Despite lacking an essential offensive skill, Elfrid still finds ways to be effective. As I touched on earlier, Elfrid is an extremely gifted passer and definitely the best passer of this rookie class. Even his teammates are surprised by some of the passes that wind up in their laps. Elfrid’s passing ability is a testament to his basketball IQ. He sees plays happen before they develop, always knowing when and where to put the ball on his teammates. Solely as a passer, Elfrid’s potential is incredible. But as a complete offensive player, Elfrid needs to grow immensely before he can even be considered as a steady offensive option.
If Elfrid Payton gets his Elfrid (offense) to catch up with his Payton (defense), he can be a sensational player for a long time. The jump shot is the key to unlock Elfrid Payton’s game and I hope Elfrid can find it.
If Nerlens Noel was a product in a retail store he would be sold in the “As Seen On TV” section. With an infomercial product, you’re excited when you first receive it because you now get to do everything you’ve seen the crazy loud guy do on TV. As a few days pass, you find a couple more things that you like, but mostly you discover limitations. My back gets cold when I lay with my Snuggie, my George Foreman Grill only allows me to cook one steak at a time, and my Clapper leaves me in the dark every time I cheer for the Sixers. That’s Nerlens Noel right now.
If you watched Noel play at the University of Kentucky you knew he was a springy big man with a slight build that could run the floor and block shots. What you’ve learned as a Sixers fan (because no casual NBA fans are watching this team on a nightly basis) is that Noel is all of these things and little else. But I did say infomercial products do often have a few unexpected positive surprises. I was pleasantly surprised by how good Noel’s hands were when defending and when catching in traffic. He is extremely disruptive and purposeful with his hands. Most notable, however, was Noel’s ability and willingness to use both hands around the basket. Particularly, Noel loves to use the lefty floater, which shocked me nearly to death when I first saw it.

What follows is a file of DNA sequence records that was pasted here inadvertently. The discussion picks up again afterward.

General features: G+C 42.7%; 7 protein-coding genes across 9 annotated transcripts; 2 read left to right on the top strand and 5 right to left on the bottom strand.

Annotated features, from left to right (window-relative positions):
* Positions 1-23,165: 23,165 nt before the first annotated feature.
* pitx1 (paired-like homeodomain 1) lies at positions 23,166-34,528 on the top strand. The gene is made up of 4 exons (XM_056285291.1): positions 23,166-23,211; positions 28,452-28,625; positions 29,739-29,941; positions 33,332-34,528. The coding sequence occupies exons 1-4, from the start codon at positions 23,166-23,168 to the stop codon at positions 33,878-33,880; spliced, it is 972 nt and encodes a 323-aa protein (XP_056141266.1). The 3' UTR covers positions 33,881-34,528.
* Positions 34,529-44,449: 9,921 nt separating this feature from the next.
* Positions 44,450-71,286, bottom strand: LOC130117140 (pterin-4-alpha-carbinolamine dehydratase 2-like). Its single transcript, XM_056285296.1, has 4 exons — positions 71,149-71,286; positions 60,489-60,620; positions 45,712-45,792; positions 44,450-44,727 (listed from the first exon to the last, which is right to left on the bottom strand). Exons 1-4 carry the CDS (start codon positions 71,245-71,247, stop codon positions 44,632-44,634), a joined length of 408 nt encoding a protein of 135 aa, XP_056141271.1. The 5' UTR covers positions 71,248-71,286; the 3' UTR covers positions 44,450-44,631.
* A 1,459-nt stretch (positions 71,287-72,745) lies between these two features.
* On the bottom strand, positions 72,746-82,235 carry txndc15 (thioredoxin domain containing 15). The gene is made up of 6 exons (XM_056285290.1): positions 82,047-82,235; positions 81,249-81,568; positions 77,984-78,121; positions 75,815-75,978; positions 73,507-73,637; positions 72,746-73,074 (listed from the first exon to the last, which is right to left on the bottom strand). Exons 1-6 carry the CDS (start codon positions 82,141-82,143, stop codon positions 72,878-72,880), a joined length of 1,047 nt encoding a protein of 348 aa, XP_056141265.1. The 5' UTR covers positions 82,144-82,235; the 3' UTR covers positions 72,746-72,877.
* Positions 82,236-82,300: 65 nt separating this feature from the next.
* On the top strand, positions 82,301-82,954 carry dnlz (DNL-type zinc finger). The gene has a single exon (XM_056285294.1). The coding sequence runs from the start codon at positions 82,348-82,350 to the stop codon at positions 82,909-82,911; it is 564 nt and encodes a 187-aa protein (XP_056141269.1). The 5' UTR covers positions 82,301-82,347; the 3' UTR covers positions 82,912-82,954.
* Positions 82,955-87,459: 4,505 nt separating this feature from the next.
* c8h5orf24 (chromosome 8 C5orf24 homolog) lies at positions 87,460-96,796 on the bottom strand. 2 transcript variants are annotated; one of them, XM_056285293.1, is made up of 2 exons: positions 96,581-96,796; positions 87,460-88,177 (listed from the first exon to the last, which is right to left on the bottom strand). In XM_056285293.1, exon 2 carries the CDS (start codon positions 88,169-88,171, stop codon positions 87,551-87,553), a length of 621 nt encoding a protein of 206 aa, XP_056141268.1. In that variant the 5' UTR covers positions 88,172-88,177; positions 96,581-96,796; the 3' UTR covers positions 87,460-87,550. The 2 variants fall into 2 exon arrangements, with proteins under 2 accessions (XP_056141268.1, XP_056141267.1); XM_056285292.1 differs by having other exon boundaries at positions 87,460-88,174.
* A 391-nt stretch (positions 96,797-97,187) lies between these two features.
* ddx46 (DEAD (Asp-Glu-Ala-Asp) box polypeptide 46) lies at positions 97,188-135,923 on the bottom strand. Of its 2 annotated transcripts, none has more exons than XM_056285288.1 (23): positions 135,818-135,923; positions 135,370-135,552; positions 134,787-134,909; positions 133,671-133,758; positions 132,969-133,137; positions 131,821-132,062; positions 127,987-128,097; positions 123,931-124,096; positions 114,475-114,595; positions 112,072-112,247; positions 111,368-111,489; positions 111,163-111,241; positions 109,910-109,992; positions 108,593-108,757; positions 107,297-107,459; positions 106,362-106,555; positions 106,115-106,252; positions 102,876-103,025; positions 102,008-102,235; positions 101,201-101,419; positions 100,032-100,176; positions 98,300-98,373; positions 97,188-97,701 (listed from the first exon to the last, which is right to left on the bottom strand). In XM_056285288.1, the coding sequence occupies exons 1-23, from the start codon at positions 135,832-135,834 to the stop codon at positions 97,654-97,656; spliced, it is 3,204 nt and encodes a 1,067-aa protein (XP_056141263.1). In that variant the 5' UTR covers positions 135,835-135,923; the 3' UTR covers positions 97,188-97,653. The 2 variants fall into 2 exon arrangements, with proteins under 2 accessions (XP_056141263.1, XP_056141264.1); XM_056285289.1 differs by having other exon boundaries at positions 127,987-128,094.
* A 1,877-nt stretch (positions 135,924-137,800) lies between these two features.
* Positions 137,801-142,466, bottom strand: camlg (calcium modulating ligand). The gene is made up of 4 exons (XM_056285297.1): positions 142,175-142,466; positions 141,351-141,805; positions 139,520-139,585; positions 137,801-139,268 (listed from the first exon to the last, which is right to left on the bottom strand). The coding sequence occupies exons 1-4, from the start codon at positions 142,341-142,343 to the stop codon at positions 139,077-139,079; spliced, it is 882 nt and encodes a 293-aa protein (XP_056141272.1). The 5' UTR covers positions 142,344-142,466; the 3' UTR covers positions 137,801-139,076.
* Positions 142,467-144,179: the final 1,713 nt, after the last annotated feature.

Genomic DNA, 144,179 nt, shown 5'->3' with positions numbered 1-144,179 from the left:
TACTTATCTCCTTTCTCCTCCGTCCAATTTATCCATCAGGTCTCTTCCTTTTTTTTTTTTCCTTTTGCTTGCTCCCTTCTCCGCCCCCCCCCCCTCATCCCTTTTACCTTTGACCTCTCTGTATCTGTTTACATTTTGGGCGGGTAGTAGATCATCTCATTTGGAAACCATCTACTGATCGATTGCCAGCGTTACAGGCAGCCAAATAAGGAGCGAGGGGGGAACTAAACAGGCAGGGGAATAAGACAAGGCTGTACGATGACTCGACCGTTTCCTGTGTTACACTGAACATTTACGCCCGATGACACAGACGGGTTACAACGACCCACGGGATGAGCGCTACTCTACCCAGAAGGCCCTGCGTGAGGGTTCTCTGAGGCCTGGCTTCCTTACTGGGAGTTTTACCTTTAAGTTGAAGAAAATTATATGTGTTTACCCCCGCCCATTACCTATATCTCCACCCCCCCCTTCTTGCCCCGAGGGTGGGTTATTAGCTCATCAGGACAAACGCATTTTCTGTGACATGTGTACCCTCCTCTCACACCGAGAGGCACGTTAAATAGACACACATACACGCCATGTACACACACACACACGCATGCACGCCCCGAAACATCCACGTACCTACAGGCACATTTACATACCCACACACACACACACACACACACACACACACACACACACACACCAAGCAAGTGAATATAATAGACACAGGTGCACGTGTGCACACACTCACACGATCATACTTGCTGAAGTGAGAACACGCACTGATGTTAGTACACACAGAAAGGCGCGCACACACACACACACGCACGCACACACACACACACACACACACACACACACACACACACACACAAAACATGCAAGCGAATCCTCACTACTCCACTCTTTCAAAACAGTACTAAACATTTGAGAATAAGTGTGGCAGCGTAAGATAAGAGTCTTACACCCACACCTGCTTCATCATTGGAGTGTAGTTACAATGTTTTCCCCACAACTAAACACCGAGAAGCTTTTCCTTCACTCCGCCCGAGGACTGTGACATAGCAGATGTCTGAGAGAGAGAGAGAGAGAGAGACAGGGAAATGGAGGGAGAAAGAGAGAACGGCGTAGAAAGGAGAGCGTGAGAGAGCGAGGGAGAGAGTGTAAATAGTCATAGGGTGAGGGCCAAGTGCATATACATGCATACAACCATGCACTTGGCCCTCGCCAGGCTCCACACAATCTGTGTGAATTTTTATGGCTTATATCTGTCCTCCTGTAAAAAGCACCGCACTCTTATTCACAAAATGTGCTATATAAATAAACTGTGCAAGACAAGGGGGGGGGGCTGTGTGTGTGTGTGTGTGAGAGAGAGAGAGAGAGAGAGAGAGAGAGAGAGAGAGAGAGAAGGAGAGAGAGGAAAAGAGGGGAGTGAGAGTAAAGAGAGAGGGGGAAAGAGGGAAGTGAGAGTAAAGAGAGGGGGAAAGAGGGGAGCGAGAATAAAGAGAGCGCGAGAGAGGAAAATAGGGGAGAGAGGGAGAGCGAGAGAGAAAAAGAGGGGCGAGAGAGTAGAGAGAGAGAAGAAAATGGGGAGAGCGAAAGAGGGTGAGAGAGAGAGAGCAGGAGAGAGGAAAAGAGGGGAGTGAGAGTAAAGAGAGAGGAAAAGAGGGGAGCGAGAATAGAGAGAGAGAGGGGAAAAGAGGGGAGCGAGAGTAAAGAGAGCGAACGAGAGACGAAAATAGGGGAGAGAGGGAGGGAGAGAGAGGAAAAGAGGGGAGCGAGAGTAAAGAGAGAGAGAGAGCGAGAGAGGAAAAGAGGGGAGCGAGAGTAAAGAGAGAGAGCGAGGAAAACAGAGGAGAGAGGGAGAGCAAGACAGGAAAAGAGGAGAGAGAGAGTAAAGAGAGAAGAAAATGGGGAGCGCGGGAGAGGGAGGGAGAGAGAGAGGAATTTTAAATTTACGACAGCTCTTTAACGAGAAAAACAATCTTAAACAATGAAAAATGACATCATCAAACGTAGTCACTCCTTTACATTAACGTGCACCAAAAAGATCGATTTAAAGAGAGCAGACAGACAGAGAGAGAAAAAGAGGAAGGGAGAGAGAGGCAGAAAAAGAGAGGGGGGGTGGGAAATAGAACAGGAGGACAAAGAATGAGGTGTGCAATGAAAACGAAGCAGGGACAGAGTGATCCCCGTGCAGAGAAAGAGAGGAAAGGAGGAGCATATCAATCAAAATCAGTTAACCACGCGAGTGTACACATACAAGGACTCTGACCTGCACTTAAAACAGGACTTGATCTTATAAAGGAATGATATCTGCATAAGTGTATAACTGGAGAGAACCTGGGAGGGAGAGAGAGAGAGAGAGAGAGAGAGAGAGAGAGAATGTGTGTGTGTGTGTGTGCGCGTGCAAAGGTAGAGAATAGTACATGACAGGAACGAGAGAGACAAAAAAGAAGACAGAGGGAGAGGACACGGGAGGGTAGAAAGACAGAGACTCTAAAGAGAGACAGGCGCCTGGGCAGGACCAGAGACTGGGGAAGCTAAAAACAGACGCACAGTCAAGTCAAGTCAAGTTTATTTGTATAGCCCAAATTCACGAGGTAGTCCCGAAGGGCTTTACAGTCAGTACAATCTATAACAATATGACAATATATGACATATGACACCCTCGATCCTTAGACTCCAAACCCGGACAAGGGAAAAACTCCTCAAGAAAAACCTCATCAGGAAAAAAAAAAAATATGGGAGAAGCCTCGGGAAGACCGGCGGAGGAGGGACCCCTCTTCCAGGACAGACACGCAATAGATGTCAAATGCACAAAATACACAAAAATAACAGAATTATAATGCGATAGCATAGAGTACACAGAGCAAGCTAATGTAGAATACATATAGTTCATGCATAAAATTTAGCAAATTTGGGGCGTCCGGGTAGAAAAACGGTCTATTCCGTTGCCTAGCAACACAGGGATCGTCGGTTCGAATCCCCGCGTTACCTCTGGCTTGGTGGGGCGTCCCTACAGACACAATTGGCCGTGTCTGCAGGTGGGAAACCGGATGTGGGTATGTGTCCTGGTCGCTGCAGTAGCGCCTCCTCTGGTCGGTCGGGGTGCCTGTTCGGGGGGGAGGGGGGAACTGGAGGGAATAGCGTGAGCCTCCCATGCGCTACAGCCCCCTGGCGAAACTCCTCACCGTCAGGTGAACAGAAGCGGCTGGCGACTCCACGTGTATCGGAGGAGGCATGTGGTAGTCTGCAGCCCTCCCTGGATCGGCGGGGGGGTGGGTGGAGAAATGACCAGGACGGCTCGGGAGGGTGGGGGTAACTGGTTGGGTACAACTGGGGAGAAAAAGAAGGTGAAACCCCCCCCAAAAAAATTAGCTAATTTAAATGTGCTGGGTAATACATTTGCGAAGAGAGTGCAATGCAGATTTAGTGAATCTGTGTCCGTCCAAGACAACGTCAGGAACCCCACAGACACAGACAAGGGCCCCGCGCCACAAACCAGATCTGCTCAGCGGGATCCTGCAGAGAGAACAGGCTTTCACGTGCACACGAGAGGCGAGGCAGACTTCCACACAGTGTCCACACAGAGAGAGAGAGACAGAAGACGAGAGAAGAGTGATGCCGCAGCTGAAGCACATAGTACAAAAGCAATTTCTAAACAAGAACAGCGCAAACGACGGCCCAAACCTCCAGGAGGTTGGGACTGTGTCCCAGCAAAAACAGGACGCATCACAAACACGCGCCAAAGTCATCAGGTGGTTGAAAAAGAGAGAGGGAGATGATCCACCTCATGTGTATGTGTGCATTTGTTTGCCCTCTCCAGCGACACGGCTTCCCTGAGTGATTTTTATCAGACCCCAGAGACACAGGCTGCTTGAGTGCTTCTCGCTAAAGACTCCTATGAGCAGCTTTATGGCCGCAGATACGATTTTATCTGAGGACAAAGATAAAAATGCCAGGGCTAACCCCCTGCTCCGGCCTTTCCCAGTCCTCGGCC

When I finally overcame my shock I was excited to look for other aspects of Noel’s game that have gone under the radar. However, in my search for positivity I found flaws in Noel’s infomercial game. When I watched Noel match up with Marc Gasol I felt the same way I did when I opened my Magic Bullet—“I thought it was bigger than that!” Noel is listed at 228 lbs, of which at least seven can be found here (or should I say, hair), making him the lightest center in the league. The nightly weight disparity is evident when Noel goes head-to-head with the league’s bruising, attacking centers, like the aforementioned Gasol who bullied Noel throughout their game. Noel’s (lack of) weight might also be holding him back as a screener as well. Noel is a horrific screener. He rarely makes contact with the opposing player, and it’s not like he is a wide body to run around in the first place. Nearly every pick and roll with Noel is futile. I’m shocked that this hasn’t been corrected yet. It’s atrocious.